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Apple hiring 'ground truth managers' to improve accuracy of Maps app

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Apple serious about Maps

Intent on improving its misfiring Maps application for iOS, Apple is preparing to appoint "ground truth managers" in different parts of the world.

The improving in-house Maps application has been improving steadily since its controversial launch in September 2012 and now, it seems, Apple has decided on its strategy for toppling the almighty Google Maps.

In a series of postings on the company's jobs website, Apple explained how the seven chosen 'Maps Tsars' will manage a team responsible for checking the quality of maps in the respective regions and obtaining said 'ground truths'.

The successful candidate will also be in charge of picking up changes to the landscape and evaluating the likes of Google Maps to see what the competition is up to in the region. In other words, making sure Apple isn't falling behind.

If you're interested in throwing your hat into the ring, here's the job description for the California-based, Western Europe post:

"The Maps team is searching for a manager for the team responsible for regional map quality and ground truth in Western Europe. Each of our regional teams is responsible for the quality of our maps in their region. This team's responsibilities include:

  • Testing new releases of map code and data in Western Europe
  • Collecting ground truth data to allow for analysis of the impact of potential map code or data changes relative to known truth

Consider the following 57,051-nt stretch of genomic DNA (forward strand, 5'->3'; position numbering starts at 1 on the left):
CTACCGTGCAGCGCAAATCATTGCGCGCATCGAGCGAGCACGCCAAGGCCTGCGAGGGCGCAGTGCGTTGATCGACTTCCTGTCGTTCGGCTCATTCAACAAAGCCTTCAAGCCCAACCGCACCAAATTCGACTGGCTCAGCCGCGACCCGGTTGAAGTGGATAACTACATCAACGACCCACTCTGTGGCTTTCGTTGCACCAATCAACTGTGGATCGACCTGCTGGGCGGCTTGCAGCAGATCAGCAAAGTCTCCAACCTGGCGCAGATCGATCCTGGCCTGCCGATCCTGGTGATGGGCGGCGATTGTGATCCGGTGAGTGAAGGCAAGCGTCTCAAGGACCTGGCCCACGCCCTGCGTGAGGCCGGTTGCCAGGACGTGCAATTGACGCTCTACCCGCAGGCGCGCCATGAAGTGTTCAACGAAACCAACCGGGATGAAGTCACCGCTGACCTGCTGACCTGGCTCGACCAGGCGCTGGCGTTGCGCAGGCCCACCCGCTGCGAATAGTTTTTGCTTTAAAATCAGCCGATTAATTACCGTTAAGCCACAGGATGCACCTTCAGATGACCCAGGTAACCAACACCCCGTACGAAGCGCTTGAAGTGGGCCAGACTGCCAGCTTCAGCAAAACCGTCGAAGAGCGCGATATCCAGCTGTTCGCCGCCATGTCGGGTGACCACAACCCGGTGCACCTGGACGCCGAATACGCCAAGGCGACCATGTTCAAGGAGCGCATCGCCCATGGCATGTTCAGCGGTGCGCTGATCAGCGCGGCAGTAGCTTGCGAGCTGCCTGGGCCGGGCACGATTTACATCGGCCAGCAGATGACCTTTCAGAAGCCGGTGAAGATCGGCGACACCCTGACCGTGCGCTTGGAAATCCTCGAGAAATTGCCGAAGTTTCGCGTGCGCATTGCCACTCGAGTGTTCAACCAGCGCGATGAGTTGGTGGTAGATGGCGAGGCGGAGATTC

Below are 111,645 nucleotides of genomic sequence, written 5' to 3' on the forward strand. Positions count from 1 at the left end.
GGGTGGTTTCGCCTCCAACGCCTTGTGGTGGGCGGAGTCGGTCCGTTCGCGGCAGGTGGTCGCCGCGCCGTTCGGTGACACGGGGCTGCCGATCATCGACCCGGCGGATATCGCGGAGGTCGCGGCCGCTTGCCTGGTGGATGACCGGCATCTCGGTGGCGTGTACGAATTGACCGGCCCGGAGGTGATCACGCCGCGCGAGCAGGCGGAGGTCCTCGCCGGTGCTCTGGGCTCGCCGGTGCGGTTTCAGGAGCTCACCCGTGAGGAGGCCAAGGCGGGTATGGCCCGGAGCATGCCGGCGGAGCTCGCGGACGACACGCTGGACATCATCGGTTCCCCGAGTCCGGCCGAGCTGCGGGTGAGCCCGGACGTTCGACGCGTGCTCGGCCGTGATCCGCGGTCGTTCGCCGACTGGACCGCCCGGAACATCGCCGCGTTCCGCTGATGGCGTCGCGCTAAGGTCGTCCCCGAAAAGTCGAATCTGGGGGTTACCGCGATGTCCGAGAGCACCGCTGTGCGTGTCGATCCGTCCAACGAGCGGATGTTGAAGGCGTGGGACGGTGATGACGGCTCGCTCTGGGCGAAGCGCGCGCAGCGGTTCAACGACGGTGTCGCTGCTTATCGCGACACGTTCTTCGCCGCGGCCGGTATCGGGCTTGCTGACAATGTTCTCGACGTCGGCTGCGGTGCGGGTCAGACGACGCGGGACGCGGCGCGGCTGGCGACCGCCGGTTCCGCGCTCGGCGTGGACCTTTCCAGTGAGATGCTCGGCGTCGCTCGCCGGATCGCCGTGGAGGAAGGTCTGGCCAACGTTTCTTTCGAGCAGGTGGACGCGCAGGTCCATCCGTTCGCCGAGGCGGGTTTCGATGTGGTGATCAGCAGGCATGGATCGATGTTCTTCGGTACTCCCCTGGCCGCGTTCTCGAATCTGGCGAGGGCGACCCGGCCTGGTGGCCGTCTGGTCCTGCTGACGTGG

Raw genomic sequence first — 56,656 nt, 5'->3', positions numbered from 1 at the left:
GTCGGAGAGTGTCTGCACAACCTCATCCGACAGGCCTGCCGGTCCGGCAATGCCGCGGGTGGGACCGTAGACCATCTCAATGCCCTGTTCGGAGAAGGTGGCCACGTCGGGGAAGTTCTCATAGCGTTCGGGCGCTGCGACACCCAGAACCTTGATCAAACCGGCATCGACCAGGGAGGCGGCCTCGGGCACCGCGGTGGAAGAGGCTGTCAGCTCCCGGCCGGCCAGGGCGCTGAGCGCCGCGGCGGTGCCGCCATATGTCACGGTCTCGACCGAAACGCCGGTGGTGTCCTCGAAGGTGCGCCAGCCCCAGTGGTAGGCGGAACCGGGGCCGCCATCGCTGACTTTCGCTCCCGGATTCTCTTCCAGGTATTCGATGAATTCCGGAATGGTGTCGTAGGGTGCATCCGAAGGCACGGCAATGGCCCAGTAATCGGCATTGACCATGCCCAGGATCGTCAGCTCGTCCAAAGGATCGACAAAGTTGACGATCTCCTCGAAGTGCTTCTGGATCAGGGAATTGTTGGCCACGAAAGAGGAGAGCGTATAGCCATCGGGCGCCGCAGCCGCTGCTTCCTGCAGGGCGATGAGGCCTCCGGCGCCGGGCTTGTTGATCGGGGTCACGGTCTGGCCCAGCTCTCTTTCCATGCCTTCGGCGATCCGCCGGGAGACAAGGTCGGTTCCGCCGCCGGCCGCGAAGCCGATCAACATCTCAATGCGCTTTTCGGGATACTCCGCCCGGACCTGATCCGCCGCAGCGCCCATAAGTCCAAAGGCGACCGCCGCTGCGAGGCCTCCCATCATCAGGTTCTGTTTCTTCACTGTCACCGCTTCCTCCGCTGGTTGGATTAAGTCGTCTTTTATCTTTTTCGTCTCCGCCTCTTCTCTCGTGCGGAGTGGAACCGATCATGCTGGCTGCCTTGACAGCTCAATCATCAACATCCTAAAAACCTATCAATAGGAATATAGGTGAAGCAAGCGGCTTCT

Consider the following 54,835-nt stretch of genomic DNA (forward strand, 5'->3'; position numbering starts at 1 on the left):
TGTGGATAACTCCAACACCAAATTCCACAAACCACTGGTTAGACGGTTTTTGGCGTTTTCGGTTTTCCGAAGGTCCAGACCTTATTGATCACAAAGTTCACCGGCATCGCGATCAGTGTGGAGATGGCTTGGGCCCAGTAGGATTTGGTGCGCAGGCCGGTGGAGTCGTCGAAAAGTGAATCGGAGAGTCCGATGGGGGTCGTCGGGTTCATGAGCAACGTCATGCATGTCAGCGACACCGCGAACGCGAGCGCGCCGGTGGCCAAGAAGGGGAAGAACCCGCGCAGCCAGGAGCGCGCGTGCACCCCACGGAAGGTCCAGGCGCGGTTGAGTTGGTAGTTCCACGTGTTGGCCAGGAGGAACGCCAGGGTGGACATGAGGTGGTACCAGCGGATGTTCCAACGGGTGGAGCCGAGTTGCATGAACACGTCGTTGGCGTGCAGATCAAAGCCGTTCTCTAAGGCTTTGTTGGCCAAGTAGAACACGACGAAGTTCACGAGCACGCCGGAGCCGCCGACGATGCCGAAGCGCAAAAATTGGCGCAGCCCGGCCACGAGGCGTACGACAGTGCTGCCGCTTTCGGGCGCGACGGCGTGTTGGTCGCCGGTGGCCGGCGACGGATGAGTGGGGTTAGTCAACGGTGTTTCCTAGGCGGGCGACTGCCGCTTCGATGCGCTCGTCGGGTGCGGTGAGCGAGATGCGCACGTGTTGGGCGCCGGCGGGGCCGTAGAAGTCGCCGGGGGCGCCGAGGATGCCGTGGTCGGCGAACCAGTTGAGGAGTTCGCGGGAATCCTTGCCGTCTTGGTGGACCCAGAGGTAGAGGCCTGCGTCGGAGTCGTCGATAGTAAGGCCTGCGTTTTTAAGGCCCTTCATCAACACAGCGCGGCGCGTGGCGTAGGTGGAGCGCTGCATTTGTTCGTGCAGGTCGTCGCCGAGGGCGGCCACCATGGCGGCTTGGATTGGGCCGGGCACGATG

• Utilizing local expertise to provide feedback about Western Europe-specific mapping details Evaluating competing products in-region relative to our maps."
The postings indicate that Apple has gotten pretty serious about improving the iOS 6 Maps app since it was forced into a rare and humbling apology late last year over the unfinished nature of the app.

Upon launch, it's certain that the product did not reflect the quality users have come to associate with Apple products and even became the subject of ridicule for poorly rendered visuals and misplacing or even failing to add famous landmarks like the Statue of Liberty.

The company had cut the popular Google Maps app in order to facilitate its new application, which resulted in a huge backlash and the swift launch of a standalone Google Maps application on the App Store. That shot to the top of the App Store charts with 10m downloads in 48 hours.

Heads rolled, including that of then iOS head Scott Forstall and Richard Wilson, who managed the Maps team, but it seems Apple is on the right track, so to speak. After all, who wouldn't want the job title: "Ground Truth Manager at Apple."

Via VentureBeat

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